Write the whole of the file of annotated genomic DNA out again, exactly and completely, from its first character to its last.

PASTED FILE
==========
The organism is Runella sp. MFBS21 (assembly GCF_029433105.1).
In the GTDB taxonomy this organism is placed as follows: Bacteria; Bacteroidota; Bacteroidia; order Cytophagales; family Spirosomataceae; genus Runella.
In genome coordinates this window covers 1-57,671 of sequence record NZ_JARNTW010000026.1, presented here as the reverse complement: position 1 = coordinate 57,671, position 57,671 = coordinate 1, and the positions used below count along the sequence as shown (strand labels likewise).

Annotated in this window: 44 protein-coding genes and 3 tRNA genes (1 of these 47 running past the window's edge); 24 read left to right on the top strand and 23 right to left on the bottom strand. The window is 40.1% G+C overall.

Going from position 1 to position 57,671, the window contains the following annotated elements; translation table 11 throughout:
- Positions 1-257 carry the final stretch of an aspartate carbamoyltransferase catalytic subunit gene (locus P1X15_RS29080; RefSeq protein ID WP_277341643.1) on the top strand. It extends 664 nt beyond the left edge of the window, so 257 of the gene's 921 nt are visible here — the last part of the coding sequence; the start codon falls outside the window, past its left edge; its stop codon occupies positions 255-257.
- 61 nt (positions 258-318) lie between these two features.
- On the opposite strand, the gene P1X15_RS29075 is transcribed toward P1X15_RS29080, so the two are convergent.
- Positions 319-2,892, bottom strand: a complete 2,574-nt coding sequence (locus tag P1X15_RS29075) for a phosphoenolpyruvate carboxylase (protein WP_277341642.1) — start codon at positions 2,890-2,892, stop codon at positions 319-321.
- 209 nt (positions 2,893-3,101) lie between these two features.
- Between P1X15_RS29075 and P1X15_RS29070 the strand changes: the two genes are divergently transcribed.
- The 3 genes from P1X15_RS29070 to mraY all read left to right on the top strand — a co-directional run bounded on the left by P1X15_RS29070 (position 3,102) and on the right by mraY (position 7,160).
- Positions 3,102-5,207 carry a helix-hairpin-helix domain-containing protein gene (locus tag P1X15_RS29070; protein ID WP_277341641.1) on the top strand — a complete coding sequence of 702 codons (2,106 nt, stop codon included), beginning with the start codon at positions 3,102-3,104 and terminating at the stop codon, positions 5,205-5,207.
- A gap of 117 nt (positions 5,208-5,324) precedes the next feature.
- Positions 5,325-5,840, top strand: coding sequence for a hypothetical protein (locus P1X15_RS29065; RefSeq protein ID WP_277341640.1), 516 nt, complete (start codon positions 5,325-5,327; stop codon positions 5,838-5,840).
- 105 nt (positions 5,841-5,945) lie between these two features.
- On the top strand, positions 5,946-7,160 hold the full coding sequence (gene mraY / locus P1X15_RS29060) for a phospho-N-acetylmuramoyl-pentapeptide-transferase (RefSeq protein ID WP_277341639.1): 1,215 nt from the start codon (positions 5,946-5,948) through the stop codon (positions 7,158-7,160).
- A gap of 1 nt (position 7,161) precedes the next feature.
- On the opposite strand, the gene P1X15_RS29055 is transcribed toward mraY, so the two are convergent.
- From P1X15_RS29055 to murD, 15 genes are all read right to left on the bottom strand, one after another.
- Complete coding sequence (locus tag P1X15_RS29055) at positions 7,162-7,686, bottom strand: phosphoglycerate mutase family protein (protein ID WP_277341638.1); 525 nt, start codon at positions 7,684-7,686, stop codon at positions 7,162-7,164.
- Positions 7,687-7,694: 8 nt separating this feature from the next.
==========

The organism is Runella sp. MFBS21 (assembly GCF_029433105.1).
In the GTDB taxonomy this organism is placed as follows: Bacteria; Bacteroidota; Bacteroidia; order Cytophagales; family Spirosomataceae; genus Runella.
In genome coordinates this window covers 1-57,671 of sequence record NZ_JARNTW010000026.1, presented here as the reverse complement: position 1 = coordinate 57,671, position 57,671 = coordinate 1, and the positions used below count along the sequence as shown (strand labels likewise).

Annotated in this window: 44 protein-coding genes and 3 tRNA genes (1 of these 47 running past the window's edge); 24 read left to right on the top strand and 23 right to left on the bottom strand. The window is 40.1% G+C overall.

Going from position 1 to position 57,671, the window contains the following annotated elements; translation table 11 throughout:
- Positions 1-257 carry the final stretch of an aspartate carbamoyltransferase catalytic subunit gene (locus P1X15_RS29080; RefSeq protein ID WP_277341643.1) on the top strand. It extends 664 nt beyond the left edge of the window, so 257 of the gene's 921 nt are visible here — the last part of the coding sequence; the start codon falls outside the window, past its left edge; its stop codon occupies positions 255-257.
- 61 nt (positions 258-318) lie between these two features.
- On the opposite strand, the gene P1X15_RS29075 is transcribed toward P1X15_RS29080, so the two are convergent.
- Positions 319-2,892, bottom strand: a complete 2,574-nt coding sequence (locus tag P1X15_RS29075) for a phosphoenolpyruvate carboxylase (protein WP_277341642.1) — start codon at positions 2,890-2,892, stop codon at positions 319-321.
- 209 nt (positions 2,893-3,101) lie between these two features.
- Between P1X15_RS29075 and P1X15_RS29070 the strand changes: the two genes are divergently transcribed.
- The 3 genes from P1X15_RS29070 to mraY all read left to right on the top strand — a co-directional run bounded on the left by P1X15_RS29070 (position 3,102) and on the right by mraY (position 7,160).
- Positions 3,102-5,207 carry a helix-hairpin-helix domain-containing protein gene (locus tag P1X15_RS29070; protein ID WP_277341641.1) on the top strand — a complete coding sequence of 702 codons (2,106 nt, stop codon included), beginning with the start codon at positions 3,102-3,104 and terminating at the stop codon, positions 5,205-5,207.
- A gap of 117 nt (positions 5,208-5,324) precedes the next feature.
- Positions 5,325-5,840, top strand: coding sequence for a hypothetical protein (locus P1X15_RS29065; RefSeq protein ID WP_277341640.1), 516 nt, complete (start codon positions 5,325-5,327; stop codon positions 5,838-5,840).
- 105 nt (positions 5,841-5,945) lie between these two features.
- On the top strand, positions 5,946-7,160 hold the full coding sequence (gene mraY / locus P1X15_RS29060) for a phospho-N-acetylmuramoyl-pentapeptide-transferase (RefSeq protein ID WP_277341639.1): 1,215 nt from the start codon (positions 5,946-5,948) through the stop codon (positions 7,158-7,160).
- A gap of 1 nt (position 7,161) precedes the next feature.
- On the opposite strand, the gene P1X15_RS29055 is transcribed toward mraY, so the two are convergent.
- From P1X15_RS29055 to murD, 15 genes are all read right to left on the bottom strand, one after another.
- Complete coding sequence (locus tag P1X15_RS29055) at positions 7,162-7,686, bottom strand: phosphoglycerate mutase family protein (protein ID WP_277341638.1); 525 nt, start codon at positions 7,684-7,686, stop codon at positions 7,162-7,164.
- Positions 7,687-7,694: 8 nt separating this feature from the next.